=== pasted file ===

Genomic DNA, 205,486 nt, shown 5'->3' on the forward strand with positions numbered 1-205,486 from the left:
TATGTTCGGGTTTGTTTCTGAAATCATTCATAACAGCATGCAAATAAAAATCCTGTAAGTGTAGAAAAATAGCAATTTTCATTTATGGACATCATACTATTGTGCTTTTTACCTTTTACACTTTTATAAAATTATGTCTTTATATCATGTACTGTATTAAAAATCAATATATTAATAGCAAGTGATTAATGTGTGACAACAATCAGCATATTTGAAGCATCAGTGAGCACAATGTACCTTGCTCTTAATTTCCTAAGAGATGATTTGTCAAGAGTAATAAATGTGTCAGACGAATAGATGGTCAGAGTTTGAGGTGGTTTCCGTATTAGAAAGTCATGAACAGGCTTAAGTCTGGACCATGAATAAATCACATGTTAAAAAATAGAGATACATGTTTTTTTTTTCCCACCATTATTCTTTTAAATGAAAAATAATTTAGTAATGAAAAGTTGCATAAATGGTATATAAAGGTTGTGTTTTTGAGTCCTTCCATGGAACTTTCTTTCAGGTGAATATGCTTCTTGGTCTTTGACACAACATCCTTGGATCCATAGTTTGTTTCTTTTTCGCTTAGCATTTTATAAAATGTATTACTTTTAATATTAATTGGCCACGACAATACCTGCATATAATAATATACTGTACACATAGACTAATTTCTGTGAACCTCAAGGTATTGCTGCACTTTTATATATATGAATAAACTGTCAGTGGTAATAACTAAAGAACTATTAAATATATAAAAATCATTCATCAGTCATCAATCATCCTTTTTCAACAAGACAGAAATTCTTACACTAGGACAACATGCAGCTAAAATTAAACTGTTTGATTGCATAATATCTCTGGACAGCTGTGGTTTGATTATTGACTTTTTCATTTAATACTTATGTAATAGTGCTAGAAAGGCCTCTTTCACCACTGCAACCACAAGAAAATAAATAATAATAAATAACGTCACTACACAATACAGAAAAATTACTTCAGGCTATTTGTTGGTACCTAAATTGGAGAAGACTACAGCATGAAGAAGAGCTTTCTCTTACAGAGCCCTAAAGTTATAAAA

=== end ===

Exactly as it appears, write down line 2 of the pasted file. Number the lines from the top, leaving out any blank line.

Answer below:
TATGTTCGGGTTTGTTTCTGAAATCATTCATAACAGCATGCAAATAAAAATCCTGTAAGTGTAGAAAAATAGCAATTTTCATTTATGGACATCATACTATTGTGCTTTTTACCTTTTACACTTTTATAAAATTATGTCTTTATATCATGTACTGTATTAAAAATCAATATATTAATAGCAAGTGATTAATGTGTGACAACAATCAGCATATTTGAAGCATCAGTGAGCACAATGTACCTTGCTCTTAATTTCCTAAGAGATGATTTGTCAAGAGTAATAAATGTGTCAGACGAATAGATGGTCAGAGTTTGAGGTGGTTTCCGTATTAGAAAGTCATGAACAGGCTTAAGTCTGGACCATGAATAAATCACATGTTAAAAAATAGAGATACATGTTTTTTTTTTCCCACCATTATTCTTTTAAATGAAAAATAATTTAGTAATGAAAAGTTGCATAAATGGTATATAAAGGTTGTGTTTTTGAGTCCTTCCATGGAACTTTCTTTCAGGTGAATATGCTTCTTGGTCTTTGACACAACATCCTTGGATCCATAGTTTGTTTCTTTTTCGCTTAGCATTTTATAAAATGTATTACTTTTAATATTAATTGGCCACGACAATACCTGCATATAATAATATACTGTACACATAGACTAATTTCTGTGAACCTCAAGGTATTGCTGCACTTTTATATATATGAATAAACTGTCAGTGGTAATAACTAAAGAACTATTAAATATATAAAAATCATTCATCAGTCATCAATCATCCTTTTTCAACAAGACAGAAATTCTTACACTAGGACAACATGCAGCTAAAATTAAACTGTTTGATTGCATAATATCTCTGGACAGCTGTGGTTTGATTATTGACTTTTTCATTTAATACTTATGTAATAGTGCTAGAAAGGCCTCTTTCACCACTGCAACCACAAGAAAATAAATAATAATAAATAACGTCACTACACAATACAGAAAAATTACTTCAGGCTATTTGTTGGTACCTAAATTGGAGAAGACTACAGCATGAAGAAGAGCTTTCTCTTACAGAGCCCTAAAGTTATAAAA